I watched the success of Southwest Airlines as they grew into a national carrier and always enjoyed their light-hearted, fun, but safe approach to flying. A favorite memory involved getting settled into my seat one day and hearing the flight attendant speaking on the PA system, reminding us about the safety measures. He said, “As Herb Kelleher told me one day, just in case I had not been in a car in the past 30 years, here is how you buckle up your seat belt.”

So get your branding message together and buckle up for success.

 

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TED Talks

Small changes frequently yield significant results. And sometimes we don’t even know that incremental improvements are available to us. Terry Moore, Director of the Radius Foundation found out at age 50, that he had been tying his shoelaces incorrectly. He immediately changed his ways, giving him more time in the day and increasing his good looks, (at least below his ankle). This video was the first of TED’s 3 minutes lectures. http://www.ted.com/talks/terry_moore_how_to_tie_your_shoes.html

 

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The Health Care Corner

Health Engagement and Social Media

I was channel surfing late one night last week and found Lady Gaga’s Madison Square Garden Concert on HBO. Her music is amazing, the concert was great, and I love how affirming Lady Gaga is to all of her fans. After the concert, I decided to do a little research and check out the number of Facebook Fans Lady Gaga has and how many Facebook Fans or followers some well known medical celebrities have. Here are the stats:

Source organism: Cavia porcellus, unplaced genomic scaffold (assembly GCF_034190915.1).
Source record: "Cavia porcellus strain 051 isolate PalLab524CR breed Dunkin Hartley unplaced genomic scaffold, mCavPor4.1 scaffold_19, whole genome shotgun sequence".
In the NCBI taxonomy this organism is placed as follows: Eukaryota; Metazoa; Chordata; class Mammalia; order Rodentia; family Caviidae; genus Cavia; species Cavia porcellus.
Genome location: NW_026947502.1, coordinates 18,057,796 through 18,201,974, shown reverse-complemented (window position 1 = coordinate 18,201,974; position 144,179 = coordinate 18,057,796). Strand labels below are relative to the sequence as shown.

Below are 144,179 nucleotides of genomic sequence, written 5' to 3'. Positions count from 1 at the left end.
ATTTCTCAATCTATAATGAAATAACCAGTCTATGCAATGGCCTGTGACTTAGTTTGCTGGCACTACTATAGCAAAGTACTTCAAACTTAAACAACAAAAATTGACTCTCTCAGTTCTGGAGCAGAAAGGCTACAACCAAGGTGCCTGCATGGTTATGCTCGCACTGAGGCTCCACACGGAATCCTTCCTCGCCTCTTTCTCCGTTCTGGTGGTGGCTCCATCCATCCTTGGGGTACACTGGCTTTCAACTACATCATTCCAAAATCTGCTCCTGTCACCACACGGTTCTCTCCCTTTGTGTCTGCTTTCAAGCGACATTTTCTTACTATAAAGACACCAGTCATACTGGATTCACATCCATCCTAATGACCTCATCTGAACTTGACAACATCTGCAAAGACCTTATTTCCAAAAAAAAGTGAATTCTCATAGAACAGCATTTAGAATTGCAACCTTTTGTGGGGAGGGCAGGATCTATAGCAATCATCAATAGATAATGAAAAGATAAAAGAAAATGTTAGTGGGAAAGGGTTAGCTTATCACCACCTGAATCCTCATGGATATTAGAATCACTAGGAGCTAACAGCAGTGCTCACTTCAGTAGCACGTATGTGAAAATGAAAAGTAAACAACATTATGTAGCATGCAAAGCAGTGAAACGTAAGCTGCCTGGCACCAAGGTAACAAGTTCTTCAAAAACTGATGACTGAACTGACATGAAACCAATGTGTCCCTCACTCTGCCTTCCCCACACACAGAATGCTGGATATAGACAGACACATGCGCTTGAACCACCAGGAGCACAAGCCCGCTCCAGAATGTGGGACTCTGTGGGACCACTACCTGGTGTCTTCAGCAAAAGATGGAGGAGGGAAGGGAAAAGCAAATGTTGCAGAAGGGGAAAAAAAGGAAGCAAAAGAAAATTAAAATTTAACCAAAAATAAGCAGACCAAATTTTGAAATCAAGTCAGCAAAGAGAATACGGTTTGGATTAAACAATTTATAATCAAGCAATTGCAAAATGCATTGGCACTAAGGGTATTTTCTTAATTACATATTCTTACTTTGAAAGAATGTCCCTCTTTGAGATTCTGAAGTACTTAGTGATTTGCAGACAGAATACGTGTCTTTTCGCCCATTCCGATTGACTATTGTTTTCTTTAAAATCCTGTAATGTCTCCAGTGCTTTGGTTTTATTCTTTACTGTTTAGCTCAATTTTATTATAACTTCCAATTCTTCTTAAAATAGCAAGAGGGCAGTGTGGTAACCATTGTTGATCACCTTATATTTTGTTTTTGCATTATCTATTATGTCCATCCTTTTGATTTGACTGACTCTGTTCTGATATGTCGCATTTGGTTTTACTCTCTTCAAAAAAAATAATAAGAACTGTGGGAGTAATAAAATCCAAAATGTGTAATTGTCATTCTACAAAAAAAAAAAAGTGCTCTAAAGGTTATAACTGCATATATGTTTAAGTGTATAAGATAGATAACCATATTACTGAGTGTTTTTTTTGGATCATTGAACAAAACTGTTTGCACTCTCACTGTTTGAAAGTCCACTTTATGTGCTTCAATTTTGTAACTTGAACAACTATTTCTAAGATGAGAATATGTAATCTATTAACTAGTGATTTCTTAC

• Lady Gaga—36,000,000 (that’s millions)
  • Mayo Clinic—49,000
  • WebMD—79,000
  • Dr. Oz—1,168,000 (at least he’s over a million)
  • UPMC—2,800 (our local health care provider).

It’s pretty clear that the number one social media tool in the world is not a healthcare destination for many people. Makes sense since most of Facebook is about connecting with friends about our daily lives. I did have a couple of friends who had colonoscopies and allergy problems this past week but I didn’t see anything about these issues posted on their FB page. While I wouldn’t really expect to see these kinds of things on Facebook, it does make me wonder whether social media will ever play a larger role in our healthcare world.

If you are tech savvy, you may connect with your primary care physician via his or her secure network to check out lab results or ask a question. You may even go to your health insurer’s website to verify that a claim has been paid. But for the most part, healthcare and our engagement with it is purely web 1.0 (like a brochure, information only). Think about how you use the web for other things you do---buying products, checking out product quality, catching up with your friends, playing games, and you can see how far behind the world of healthcare is in its use of current technology.

If you could use technology to improve how you interact with the healthcare system, what would you do? Send an email to [email protected] and let me know your thoughts. We can start a healthcare engagement blog right here and now and you can help healthcare catch up to the 21st century